What is a Baritenor? Meet the singer with an incredible three-octave operatic range

22 May 2023, 18:50 | Updated: 18 September 2023, 11:52

What is a Baritenor? Michael Spyres and his three-octave operatic range | Classic FM

By Kyle Macdonald

Michael Spyres is a baritenor with an incredible range that spans the entire range of male operatic singers. Meet the opera star whose voice everyone is talking about...

Every so often, someone comes along to upend all those things we thought we knew and assumed were fact. And what’s just what one incredible singer, Michael Spyres, is doing in the opera world.

There are the voice types and categories that we’ve all heard of: sopranos, mezzos, tenors, baritones and basses. But have you heard of a Baritenor?

Spyres, an American opera star born in Missouri, is capable of singing in range, tone and style of both baritone and tenor voices. A total two-for-the price-of-one, he is truly world-class in either, and both.

We met the baritenor backstage at London’s Royal Albert Hall, just before he made his Classic FM Live debut on that legendary stage. In that performance he sang a baritone aria from Rossini’s The Barber of Seville as well as tenor moments from Puccini and Verdi operas.

Spyres gave us the low-down (and high-ups) of his unique voice type, and demonstrated his mind-blowing three-octave range, from a bass C, to a high tenor C. Watch in the video above.

Read more: An epic ‘Nessun Dorma’ that leaves a Royal Albert Hall audience in awe

Michel Spyres sings with the orchestra of English National Opera at Classic FM Live
Michel Spyres sings with the orchestra of English National Opera at Classic FM Live. Picture: Matt Crossick

Spyres explained that in his teens and 20s, he had a natural baritone voice, but a singing teacher encouraged him to develop his tenor register. Though it was hard work, Spyres said, “I’m pretty persistent”.

“Finally in my early 30s,” he added, “That’s when the tenor really started to blossom.”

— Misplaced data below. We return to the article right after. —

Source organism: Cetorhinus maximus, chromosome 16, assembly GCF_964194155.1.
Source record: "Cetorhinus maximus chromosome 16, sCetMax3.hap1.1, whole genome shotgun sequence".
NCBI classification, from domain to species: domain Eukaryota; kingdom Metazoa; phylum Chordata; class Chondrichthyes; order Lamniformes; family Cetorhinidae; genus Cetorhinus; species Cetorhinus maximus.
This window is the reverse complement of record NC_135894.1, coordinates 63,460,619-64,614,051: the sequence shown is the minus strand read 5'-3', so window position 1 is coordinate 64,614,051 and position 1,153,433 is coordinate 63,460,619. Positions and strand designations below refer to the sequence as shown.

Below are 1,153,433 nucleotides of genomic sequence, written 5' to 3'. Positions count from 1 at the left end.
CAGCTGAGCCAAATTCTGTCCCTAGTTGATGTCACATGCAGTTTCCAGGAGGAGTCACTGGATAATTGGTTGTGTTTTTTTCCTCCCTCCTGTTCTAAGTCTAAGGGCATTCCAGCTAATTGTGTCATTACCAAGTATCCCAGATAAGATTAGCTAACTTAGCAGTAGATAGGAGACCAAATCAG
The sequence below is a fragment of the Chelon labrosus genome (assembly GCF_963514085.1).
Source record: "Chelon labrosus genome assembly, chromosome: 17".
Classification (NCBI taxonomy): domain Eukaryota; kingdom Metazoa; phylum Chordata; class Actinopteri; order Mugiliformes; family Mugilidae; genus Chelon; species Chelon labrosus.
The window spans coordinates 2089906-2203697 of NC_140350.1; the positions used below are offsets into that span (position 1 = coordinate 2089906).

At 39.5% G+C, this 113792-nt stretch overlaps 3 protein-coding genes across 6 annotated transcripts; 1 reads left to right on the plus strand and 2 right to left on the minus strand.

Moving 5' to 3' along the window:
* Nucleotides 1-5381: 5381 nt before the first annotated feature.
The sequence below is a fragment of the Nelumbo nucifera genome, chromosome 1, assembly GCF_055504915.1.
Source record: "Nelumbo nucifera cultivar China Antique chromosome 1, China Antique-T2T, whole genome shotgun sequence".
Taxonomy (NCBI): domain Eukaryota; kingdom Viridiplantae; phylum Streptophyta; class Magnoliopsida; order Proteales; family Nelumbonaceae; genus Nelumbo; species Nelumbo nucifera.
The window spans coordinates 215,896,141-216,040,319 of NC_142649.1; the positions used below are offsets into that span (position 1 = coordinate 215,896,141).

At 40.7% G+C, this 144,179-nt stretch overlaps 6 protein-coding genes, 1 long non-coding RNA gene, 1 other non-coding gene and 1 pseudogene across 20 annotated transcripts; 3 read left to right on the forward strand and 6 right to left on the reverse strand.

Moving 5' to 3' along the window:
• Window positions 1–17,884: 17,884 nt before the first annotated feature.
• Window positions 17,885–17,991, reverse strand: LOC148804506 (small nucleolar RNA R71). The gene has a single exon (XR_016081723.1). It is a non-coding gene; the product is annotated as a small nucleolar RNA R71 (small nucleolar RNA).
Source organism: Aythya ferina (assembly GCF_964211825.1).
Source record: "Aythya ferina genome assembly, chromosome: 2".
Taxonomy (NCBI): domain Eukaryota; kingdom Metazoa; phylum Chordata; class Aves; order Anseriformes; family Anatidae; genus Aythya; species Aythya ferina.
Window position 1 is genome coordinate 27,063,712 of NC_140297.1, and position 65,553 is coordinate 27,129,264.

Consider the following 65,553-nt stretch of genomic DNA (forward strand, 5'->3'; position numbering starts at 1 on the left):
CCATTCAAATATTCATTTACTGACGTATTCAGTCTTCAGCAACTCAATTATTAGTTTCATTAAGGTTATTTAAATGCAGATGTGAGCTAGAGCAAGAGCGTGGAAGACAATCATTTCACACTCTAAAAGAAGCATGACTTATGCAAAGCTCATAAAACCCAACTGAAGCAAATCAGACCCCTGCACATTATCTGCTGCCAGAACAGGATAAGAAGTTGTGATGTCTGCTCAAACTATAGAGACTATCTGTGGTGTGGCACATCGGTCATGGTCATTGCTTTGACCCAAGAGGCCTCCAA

Having developed the technique and knowledge of both voice types, Spyres was able to find his new vocal identity.

But the American star is not the first ‘baritenor’ – in fact, the voice type has a long history. It was much more common in the Baroque era, and later found its own in the 1800s, in the mingling of voice and grand drama in the works of Berlioz and Rossini. But by the 19th century, the singing style was largely lost.

Interestingly, 21st-century Canadian singer Josh Groban is generally recognised as a baritenor. He once described himself as “a baritone with some high notes up my sleeve”.

Spyres’ vocal acrobatics have been the subject of much fascination and fandom online.

A recent comment on Reddit’s opera forum summed it up: “Just – how! It’s not fair on the rest of us that he can do this. Who else before the public today has a technique to match Spyres?”

But as with all things, there’s the technical side, and then there’s the emotional side and the true impact music has on an audience. Here, Spyres is very special too. Just watch the power, emotion and connection in his performance of Puccini’s most famous aria, recorded at Classic FM Live:

An epic 'Nessun dorma' from opera star Michael Spyres at Classic FM Live | Classic FM

Michael’s latest album, Contratenor, showcases his incredible range and passion for a too-long neglected voice type.

The word ‘baritenor’ may be a linguistic portmanteau but as you can hear, Spyres has the opera portamento to compliment it. Here’s to many more high notes (and some of the deep ones), from this remarkable singer of our time.